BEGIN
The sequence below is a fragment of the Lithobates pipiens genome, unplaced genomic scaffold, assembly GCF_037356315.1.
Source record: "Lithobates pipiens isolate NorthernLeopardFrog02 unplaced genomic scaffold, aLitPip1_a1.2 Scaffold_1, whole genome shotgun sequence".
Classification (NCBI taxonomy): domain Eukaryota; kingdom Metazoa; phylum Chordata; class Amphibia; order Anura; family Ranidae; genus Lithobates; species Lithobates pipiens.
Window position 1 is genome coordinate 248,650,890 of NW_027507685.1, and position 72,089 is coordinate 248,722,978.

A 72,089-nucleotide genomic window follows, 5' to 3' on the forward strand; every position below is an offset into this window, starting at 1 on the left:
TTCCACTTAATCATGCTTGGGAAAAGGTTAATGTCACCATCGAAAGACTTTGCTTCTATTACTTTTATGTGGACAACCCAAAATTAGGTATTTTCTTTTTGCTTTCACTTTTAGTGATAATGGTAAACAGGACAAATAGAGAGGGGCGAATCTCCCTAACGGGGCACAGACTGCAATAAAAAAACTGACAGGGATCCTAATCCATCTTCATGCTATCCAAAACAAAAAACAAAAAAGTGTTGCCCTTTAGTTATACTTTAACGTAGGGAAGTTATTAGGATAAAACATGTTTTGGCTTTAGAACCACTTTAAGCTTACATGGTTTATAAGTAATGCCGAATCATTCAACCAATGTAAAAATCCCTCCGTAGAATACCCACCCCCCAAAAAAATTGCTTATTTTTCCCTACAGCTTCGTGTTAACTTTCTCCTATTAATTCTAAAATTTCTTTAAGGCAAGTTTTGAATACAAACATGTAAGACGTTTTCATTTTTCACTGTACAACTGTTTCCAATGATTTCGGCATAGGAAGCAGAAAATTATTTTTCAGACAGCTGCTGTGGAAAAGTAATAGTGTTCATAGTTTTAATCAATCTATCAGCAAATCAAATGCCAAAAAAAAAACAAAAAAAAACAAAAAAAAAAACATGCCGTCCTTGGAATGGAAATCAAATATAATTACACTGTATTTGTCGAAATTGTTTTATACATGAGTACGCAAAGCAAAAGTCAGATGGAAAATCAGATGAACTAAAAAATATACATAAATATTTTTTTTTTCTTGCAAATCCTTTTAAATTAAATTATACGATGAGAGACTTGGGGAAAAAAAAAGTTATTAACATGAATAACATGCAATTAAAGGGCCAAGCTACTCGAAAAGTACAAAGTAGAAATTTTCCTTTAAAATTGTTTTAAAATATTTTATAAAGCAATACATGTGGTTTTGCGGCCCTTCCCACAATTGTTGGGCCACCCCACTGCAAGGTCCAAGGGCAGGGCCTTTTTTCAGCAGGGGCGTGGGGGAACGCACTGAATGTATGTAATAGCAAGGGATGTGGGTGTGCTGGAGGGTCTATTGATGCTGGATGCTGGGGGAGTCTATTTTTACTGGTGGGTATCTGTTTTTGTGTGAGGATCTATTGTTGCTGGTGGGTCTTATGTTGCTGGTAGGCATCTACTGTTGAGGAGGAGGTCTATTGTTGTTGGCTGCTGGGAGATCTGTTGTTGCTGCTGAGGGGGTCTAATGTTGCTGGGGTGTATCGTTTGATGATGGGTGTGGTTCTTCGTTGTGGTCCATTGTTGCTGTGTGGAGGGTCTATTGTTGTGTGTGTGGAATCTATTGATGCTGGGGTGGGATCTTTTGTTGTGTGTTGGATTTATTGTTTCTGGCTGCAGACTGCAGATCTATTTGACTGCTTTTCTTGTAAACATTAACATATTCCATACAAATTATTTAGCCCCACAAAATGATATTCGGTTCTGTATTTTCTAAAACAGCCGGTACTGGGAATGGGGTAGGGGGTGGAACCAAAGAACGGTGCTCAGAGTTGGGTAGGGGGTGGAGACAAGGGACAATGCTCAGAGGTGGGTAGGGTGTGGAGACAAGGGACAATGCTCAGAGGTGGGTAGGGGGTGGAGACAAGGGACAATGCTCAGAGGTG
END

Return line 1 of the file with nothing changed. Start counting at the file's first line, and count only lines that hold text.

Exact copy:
The sequence below is a fragment of the Lithobates pipiens genome, unplaced genomic scaffold, assembly GCF_037356315.1.